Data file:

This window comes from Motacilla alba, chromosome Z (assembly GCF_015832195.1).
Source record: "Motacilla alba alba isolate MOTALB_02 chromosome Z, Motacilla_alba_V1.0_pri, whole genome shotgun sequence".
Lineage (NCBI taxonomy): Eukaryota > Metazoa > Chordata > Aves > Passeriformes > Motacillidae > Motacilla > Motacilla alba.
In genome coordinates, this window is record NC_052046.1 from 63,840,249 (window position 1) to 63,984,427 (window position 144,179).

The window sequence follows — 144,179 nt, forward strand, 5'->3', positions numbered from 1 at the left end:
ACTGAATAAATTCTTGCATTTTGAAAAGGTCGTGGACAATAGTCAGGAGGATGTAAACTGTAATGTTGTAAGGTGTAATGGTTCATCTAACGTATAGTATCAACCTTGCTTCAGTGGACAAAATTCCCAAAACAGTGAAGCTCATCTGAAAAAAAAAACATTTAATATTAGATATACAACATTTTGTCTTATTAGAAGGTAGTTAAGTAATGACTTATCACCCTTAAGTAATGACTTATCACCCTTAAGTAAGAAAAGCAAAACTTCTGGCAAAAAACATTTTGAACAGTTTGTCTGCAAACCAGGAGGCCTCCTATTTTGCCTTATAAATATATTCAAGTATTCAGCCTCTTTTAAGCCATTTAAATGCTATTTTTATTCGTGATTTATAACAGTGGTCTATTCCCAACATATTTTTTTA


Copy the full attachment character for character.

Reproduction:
This window comes from Motacilla alba, chromosome Z (assembly GCF_015832195.1).
Source record: "Motacilla alba alba isolate MOTALB_02 chromosome Z, Motacilla_alba_V1.0_pri, whole genome shotgun sequence".
Lineage (NCBI taxonomy): Eukaryota > Metazoa > Chordata > Aves > Passeriformes > Motacillidae > Motacilla > Motacilla alba.
In genome coordinates, this window is record NC_052046.1 from 63,840,249 (window position 1) to 63,984,427 (window position 144,179).

The window sequence follows — 144,179 nt, forward strand, 5'->3', positions numbered from 1 at the left end:
ACTGAATAAATTCTTGCATTTTGAAAAGGTCGTGGACAATAGTCAGGAGGATGTAAACTGTAATGTTGTAAGGTGTAATGGTTCATCTAACGTATAGTATCAACCTTGCTTCAGTGGACAAAATTCCCAAAACAGTGAAGCTCATCTGAAAAAAAAAACATTTAATATTAGATATACAACATTTTGTCTTATTAGAAGGTAGTTAAGTAATGACTTATCACCCTTAAGTAATGACTTATCACCCTTAAGTAAGAAAAGCAAAACTTCTGGCAAAAAACATTTTGAACAGTTTGTCTGCAAACCAGGAGGCCTCCTATTTTGCCTTATAAATATATTCAAGTATTCAGCCTCTTTTAAGCCATTTAAATGCTATTTTTATTCGTGATTTATAACAGTGGTCTATTCCCAACATATTTTTTTA